In the week leading up to my second departure to Europe I bounced around between BC and Alberta several times tying up loose ends and saying goodbye to friends before leaving again. I logged nearly 3000 kilometres in my truck, and arrived in Calgary with only an hour to spare before needing to board my flight. A stress filled whirlwind trip through Calgary traffic during the first snowstorm of the year, and before I knew it I was two glasses of red wine deep at 40,000 ft.
I arrived in Lisbon mid afternoon, grabbed an Uber to my Airbnb and checked in while waiting for my friends to arrive on their later flight. Services like Uber, Airbnb, Google Offline Maps and Translate have completely changed the way we travel now. It cost 3 Euros to ride from the airport to the old Alfama, and our Airbnb was located in the heart of Lisbon’s cultural centre for a fraction of the price of a hotel. Technology has opened up doors to opportunities that were extremely difficult to find in the past.
Our groups intent was to travel Spain, but a cheap flight from Calgary to Lisbon came available and once you arrive in Europe internal flights are cheap so we decided to spend a couple of days in Lisbon before heading to Madrid; I’m so glad we decided to. My knowledge of Portugal was slim, and I was not sure what to expect. 48 hours was no where near enough, and now as I sit here in the Barcelona airport writing this blog I am about to board a flight back to Portugal for more.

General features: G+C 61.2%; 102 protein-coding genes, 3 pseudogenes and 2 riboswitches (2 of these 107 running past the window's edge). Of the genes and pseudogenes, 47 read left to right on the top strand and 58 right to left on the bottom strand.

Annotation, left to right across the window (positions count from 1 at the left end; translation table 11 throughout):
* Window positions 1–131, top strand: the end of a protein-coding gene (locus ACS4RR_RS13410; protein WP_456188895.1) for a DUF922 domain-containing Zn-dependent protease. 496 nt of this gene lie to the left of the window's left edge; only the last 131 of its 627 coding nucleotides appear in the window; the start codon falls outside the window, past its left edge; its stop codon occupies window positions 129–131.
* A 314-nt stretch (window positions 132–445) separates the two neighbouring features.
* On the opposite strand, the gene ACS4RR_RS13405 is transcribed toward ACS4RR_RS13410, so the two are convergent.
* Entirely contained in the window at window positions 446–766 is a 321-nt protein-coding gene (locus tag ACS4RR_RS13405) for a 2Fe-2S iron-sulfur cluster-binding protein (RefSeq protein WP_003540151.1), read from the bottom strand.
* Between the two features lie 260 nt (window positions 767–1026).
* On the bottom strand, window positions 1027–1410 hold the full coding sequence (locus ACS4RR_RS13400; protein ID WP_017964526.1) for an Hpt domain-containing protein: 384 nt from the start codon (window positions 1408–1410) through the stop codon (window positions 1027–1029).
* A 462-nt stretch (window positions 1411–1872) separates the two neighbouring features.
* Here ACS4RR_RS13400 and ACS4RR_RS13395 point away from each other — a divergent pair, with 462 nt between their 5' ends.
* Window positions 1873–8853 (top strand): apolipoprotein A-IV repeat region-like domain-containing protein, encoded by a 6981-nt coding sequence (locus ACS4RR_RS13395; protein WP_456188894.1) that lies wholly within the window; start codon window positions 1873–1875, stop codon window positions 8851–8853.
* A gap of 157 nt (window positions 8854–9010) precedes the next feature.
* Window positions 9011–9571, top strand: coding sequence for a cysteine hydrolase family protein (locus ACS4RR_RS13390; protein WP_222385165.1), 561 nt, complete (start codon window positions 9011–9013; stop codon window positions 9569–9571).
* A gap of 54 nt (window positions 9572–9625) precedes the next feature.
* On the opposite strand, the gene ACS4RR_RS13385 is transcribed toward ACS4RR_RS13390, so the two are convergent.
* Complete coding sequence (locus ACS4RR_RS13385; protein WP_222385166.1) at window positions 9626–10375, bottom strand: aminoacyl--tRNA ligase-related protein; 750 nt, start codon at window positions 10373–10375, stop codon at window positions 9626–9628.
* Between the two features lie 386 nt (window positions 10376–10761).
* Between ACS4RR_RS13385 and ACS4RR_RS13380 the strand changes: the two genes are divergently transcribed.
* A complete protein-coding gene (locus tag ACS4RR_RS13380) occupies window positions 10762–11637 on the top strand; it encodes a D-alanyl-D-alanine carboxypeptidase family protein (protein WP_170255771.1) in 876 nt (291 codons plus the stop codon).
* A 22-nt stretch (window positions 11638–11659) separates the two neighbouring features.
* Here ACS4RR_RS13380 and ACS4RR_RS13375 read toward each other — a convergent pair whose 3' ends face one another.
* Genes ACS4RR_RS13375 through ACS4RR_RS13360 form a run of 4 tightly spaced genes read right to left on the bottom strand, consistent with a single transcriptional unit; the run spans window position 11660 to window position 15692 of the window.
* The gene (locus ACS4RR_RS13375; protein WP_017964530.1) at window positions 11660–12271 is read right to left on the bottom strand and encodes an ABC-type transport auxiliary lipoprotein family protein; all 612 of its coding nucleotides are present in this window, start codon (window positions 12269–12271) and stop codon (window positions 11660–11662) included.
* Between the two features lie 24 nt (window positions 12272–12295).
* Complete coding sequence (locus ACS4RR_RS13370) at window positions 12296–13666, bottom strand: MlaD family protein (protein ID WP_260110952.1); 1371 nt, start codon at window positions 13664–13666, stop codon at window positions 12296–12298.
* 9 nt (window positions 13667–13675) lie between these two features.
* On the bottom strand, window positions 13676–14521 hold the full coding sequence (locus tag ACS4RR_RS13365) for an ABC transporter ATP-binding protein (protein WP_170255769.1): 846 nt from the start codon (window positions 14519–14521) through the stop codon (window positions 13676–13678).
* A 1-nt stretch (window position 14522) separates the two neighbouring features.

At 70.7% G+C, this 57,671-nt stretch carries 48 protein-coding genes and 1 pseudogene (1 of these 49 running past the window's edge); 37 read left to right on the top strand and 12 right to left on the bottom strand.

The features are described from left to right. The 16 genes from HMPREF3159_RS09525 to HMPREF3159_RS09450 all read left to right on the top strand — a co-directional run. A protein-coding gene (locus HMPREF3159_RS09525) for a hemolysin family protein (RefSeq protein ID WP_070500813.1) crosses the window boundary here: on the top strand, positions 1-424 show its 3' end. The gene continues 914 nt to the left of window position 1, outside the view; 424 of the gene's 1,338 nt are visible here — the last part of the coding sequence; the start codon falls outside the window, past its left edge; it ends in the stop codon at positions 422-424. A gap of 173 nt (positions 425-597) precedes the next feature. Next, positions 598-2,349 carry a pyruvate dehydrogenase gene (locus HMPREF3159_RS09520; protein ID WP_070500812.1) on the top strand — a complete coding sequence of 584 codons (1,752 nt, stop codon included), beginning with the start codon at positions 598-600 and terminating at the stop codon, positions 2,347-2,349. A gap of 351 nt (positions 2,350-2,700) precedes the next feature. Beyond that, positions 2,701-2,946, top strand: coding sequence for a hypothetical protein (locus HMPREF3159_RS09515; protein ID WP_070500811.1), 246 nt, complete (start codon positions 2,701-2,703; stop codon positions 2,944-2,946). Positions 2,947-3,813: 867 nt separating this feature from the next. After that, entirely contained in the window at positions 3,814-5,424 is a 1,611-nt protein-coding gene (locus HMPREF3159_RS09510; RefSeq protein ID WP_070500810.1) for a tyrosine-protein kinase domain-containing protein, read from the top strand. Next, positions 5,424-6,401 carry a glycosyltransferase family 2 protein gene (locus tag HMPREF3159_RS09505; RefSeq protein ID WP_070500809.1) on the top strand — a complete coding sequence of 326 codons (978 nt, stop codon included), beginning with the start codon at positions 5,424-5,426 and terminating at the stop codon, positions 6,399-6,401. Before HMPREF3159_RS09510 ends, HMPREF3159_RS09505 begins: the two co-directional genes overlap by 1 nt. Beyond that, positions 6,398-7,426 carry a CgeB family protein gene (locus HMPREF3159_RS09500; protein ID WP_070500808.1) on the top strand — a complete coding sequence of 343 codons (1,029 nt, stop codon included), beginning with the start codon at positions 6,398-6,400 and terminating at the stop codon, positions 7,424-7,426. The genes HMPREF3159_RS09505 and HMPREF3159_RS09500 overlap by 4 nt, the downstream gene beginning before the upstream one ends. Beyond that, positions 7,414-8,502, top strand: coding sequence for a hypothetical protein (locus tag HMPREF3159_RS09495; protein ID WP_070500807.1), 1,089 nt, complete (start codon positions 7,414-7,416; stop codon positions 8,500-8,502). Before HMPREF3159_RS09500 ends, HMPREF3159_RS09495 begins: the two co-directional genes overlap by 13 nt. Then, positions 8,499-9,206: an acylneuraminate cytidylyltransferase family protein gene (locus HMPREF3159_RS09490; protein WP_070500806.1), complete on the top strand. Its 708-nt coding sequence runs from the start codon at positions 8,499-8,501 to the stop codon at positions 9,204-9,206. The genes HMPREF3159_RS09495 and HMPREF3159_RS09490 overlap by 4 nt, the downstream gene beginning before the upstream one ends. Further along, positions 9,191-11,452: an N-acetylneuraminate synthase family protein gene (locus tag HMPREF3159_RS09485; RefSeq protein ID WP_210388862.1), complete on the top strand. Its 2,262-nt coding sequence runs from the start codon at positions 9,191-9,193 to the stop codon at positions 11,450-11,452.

My first evening was spent alone, and I walked around the Alfama carefully watching my back after my last colourful experience in a new city in Europe. I stopped at a bar overlooking the barrio and city below where I ordered some Sangria and sat people watching. I watched groups of young English and Australian kids pour out of their hostels and into the street carrying open beers, toasting and laughing and it briefly made me think about how much I wish I’d have done this sooner. I bought a beer after realising it was alright to drink in the street, and sat on a park bench while contemplating this and listening to a young man playing his guitar at a nearby table. A moment of pause to appreciate yet another subtle moment of joy brought to you by world travel. My first night in Portugal was, in my eyes, a great success. My expectation of hoards of down trodden junkies hiding in dark alleys, higher than a giraffe’s genitals on decriminalized meth did not materialize.